US5700315A (en) * 1996-02-29 1997-12-23 Hewlett-Packard Company Anti-outgassing ink composition and method for using the same
US5849067A (en) 1996-04-09 1998-12-15 Sakata Inx Corp. Ink compositions for ink-jet recording
JPH09328644A (en) 1996-04-09 1997-12-22 Sakata Corp Ink composition for ink jet recording
US5910211A (en) * 1996-10-01 1999-06-08 Minolta Co., Ltd. Ink for ink-jet recording containing alkylene oxide adduct of acetylene glycol
US5928419A (en) * 1996-10-07 1999-07-27 Toyo Ink Manufacturing Co., Ltd. Surface-treated organic pigment and process for the production thereof
US5926191A (en) 1997-01-31 1999-07-20 Canon Kabushiki Kaisha Method and apparatus for printing
JPH10211693A (en) 1997-01-31 1998-08-11 Canon Inc Printer and printing method
US6145962A (en) 1997-01-31 2000-11-14 Canon Kabushiki Kaisha Method and apparatus for printing
EP0879858A2 (en) 1997-05-21 1998-11-25 Lexmark International, Inc. Ink compositions
JPH11349871A (en) 1998-05-22 1999-12-21 Lexmark Internatl Inc Ink composition
EP1010802A2 (en) 1998-12-17 2000-06-21 Seiko Epson Corporation Ink compositions for ink jet textile printing
US6432186B1 (en) * 1998-12-17 2002-08-13 Seiko Epson Corporation Ink compositions for ink jet textile printing
US6019828A (en) * 1999-01-28 2000-02-01 Hewlett-Packard Company Ink compositions having superior smearfastness and reduced smudging and blot dry time
JP2000265095A (en) 1999-03-12 2000-09-26 Seiko Epson Corp Ink composition
US6447592B1 (en) * 1999-03-12 2002-09-10 Seiko Epson Corporation Ink composition for ink jet textile printing

Non-Patent Citations (13)

* Cited by examiner, † Cited by third party
Title
English Translation of Abstract and Title of JP 04018465 Dated Jan. 22, 1992.
Japan Abstract 02127482, (Canon Inc.) May 16, 1990.
Japan Abstract 4-18465, (Canon Inc.) Jan. 22, 1992.
Japan Abstract 56163168, (The Pilot Pen Co., Ltd.), Dec. 15, 1981.
JP 2000-265095, A (Seiko Epson Corporation) Sep. 26, 2000.
JPO Abstract 03(1991)-152170, Jun. 28, 1991.
Patent Abstracts of Japan of JP 02-127482 dated May 16, 1990.
Patent Abstracts of Japan of JP 04-018465 dated Jan. 22, 1992.
Patent Abstracts of Japan of JP 05-214282 dated Aug. 24, 1993.
Patent Abstracts of Japan of JP 07-157698 dated Jun. 20, 1995.
Patent Abstracts of Japan of JP 10-21 1693 dated Aug. 11, 1998.
Patent Abstracts of Japan of JP 11-349871 dated Dec. 21, 1999.
Patent Abstracts of Japan of JP 56-163168 dated Dec. 15, 1981.

Cited By (38)

* Cited by examiner, † Cited by third party
Publication number Priority date Publication date Assignee Title
US7888406B2 (en) 2000-07-19 2011-02-15 Seiko Epson Corporation Saccharide-alkyleneoxy derivative and ink
US20080163791A1 (en) * 2000-07-19 2008-07-10 Seiko Epson Corporation Saccharide-alkyleneoxy derivative and ink
US20020169232A1 (en) * 2000-07-19 2002-11-14 Seiko Epson Corporation Saccharide-alkyleneoxy derivative and ink
US20060223074A1 (en) * 2005-04-05 2006-10-05 Bunch Thomas A Spotting compositions and methods of use thereof
US9233846B2 (en) * 2005-10-14 2016-01-12 The Regents Of The University Of California Formation and encapsulation of molecular bilayer and monolayer membranes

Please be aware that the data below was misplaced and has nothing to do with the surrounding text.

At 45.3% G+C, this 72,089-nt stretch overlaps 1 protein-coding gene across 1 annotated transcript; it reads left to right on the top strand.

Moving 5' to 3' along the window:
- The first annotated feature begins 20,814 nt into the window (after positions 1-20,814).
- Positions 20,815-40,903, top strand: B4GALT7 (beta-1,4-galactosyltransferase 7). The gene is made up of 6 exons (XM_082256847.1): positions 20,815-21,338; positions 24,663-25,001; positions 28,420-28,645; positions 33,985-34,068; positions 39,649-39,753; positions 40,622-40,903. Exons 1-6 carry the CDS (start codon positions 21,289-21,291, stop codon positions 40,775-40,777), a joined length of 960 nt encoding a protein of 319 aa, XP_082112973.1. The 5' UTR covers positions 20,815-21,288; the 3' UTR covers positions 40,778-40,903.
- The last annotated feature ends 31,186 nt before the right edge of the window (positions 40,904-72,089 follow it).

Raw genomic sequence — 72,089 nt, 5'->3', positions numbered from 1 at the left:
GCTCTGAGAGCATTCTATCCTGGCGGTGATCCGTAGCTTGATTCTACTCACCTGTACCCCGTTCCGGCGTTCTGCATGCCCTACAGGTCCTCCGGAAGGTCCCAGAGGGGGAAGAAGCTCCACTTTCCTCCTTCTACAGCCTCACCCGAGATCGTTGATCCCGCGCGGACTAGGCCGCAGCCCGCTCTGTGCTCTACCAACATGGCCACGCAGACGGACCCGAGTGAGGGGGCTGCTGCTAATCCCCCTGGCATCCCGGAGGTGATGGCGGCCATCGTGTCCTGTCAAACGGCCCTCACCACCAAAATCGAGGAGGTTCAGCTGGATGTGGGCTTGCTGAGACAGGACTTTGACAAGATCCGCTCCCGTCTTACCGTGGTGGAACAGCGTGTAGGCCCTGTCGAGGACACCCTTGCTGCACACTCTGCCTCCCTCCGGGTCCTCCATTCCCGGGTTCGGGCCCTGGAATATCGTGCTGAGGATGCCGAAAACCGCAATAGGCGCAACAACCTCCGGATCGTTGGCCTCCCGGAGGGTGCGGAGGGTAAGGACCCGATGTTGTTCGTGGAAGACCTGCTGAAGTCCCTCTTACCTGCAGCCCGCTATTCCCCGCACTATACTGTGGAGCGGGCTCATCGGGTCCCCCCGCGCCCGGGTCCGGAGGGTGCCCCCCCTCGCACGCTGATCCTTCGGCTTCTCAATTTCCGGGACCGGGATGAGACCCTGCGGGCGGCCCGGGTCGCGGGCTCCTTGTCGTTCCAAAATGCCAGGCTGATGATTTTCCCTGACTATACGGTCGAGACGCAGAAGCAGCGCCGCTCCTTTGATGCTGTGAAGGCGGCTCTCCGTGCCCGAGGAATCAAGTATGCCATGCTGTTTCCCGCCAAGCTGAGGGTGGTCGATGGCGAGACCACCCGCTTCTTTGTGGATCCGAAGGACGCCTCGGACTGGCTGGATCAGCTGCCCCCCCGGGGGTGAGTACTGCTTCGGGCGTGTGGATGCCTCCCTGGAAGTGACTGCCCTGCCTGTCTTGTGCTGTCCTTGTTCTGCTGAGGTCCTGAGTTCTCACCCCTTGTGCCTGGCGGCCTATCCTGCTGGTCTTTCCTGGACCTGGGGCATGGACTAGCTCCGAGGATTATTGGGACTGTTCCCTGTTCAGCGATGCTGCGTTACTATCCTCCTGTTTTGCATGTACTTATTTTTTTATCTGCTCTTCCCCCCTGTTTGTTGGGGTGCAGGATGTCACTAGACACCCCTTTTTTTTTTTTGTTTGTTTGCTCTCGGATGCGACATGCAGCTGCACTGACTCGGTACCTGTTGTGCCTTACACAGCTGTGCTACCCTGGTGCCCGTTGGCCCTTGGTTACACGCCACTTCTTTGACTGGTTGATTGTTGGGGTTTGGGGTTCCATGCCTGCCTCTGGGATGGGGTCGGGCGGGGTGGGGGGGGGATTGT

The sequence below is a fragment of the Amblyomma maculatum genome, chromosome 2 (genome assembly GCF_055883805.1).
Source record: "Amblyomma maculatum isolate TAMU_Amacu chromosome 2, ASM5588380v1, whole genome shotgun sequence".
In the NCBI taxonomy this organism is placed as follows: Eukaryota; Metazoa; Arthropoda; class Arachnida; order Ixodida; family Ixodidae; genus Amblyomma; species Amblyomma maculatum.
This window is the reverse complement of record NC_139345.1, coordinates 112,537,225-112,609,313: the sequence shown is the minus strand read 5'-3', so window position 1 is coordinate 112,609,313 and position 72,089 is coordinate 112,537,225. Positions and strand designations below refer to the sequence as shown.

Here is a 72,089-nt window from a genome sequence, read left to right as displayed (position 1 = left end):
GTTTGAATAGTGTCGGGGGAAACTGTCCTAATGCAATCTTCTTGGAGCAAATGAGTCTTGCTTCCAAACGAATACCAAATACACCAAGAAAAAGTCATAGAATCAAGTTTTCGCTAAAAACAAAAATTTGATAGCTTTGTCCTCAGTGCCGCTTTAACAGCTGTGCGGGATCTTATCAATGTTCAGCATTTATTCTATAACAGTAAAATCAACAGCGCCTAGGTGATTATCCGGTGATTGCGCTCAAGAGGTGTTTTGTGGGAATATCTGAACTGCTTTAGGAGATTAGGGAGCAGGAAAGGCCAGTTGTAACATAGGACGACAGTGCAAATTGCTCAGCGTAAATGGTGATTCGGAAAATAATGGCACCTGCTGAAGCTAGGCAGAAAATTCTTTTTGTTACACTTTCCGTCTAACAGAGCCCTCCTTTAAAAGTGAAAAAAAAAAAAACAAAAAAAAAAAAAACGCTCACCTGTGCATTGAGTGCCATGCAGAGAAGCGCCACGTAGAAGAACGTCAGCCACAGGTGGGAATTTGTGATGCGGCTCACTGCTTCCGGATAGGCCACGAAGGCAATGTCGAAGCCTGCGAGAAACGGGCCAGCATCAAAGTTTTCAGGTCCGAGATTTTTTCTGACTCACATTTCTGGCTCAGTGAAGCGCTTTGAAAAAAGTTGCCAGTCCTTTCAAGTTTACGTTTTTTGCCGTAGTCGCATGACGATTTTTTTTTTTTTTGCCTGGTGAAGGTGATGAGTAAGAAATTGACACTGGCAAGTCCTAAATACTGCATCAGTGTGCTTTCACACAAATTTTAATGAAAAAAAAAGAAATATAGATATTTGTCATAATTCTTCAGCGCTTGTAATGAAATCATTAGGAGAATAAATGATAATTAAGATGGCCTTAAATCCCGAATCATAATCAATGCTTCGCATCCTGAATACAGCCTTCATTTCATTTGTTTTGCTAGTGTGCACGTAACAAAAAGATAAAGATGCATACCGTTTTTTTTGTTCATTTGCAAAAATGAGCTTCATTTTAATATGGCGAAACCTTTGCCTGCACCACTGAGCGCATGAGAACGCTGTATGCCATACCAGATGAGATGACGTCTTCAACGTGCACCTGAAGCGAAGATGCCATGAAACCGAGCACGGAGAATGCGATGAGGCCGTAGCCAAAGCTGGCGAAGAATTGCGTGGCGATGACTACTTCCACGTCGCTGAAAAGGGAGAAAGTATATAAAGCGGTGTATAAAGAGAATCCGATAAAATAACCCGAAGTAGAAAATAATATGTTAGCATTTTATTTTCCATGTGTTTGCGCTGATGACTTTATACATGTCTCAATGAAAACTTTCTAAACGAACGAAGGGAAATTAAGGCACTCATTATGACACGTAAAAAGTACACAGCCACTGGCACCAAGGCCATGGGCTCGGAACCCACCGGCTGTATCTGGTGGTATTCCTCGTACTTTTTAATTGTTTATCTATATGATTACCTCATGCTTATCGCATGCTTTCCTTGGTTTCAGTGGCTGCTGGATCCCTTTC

US8038885B2 (en) 2005-10-14 2011-10-18 The Regents Of The University Of California Formation and encapsulation of molecular bilayer and monolayer membranes
US20090170118A1 (en) * 2005-10-14 2009-07-02 Schmidt Jacob J Formation and Encapsulation of Molecular Bilayer and Monolayer Membranes
US20120025414A1 (en) * 2005-10-14 2012-02-02 Schmidt Jacob J Formation and encapsulation of molecular bilayer and monolayer membranes
WO2008054725A2 (en) 2006-10-31 2008-05-08 Surmodics Pharmaceuticals, Inc. Spheronized polymer particles
EP2236546A1 (en) 2006-10-31 2010-10-06 Surmodics Pharmaceuticals, Inc. Speronized polymer particles
US7442245B2 (en) * 2007-03-23 2008-10-28 Eastman Kodak Company Glycerol derivatives for inkjet inks
US20080229972A1 (en) * 2007-03-23 2008-09-25 Blease James W Glycerol derivatives for inkjet inks
US9090737B2 (en) 2007-11-13 2015-07-28 Surmodics, Inc. Viscous terpolymers as drug delivery platform
US20090124535A1 (en) * 2007-11-13 2009-05-14 Peter Markland Viscous terpolymers as drug delivery platform
US20110129422A1 (en) * 2007-11-13 2011-06-02 Brookwood Pharmaceuticals Viscous Terpolymers as Drug Delivery Platform
US8772041B2 (en) 2008-05-22 2014-07-08 The Regents Of The University Of California Membrane precursors and membranes formed therefrom
US20110118489A1 (en) * 2008-05-22 2011-05-19 Schmidt Jacob J Membrane precursors and membranes formed therefrom
US8974808B2 (en) 2008-12-23 2015-03-10 Surmodics, Inc. Elastic implantable composites and implants comprising same
US20100168807A1 (en) * 2008-12-23 2010-07-01 Burton Kevin W Bioactive terpolymer compositions and methods of making and using same
US20100160892A1 (en) * 2008-12-23 2010-06-24 Tice Thomas R Implantable suction cup composites and implants comprising same
US9415197B2 (en) 2008-12-23 2016-08-16 Surmodics, Inc. Implantable suction cup composites and implants comprising same
US9480643B2 (en) 2008-12-23 2016-11-01 Surmodics Pharmaceuticals, Inc. Implantable composites and implants comprising same
US20100158969A1 (en) * 2008-12-23 2010-06-24 Tice Thomas R Flexible implantable composites and implants comprising same
US20100160891A1 (en) * 2008-12-23 2010-06-24 Tipton Arthur J Elastic implantable composites and implants comprising same
US8951546B2 (en) 2008-12-23 2015-02-10 Surmodics Pharmaceuticals, Inc. Flexible implantable composites and implants comprising same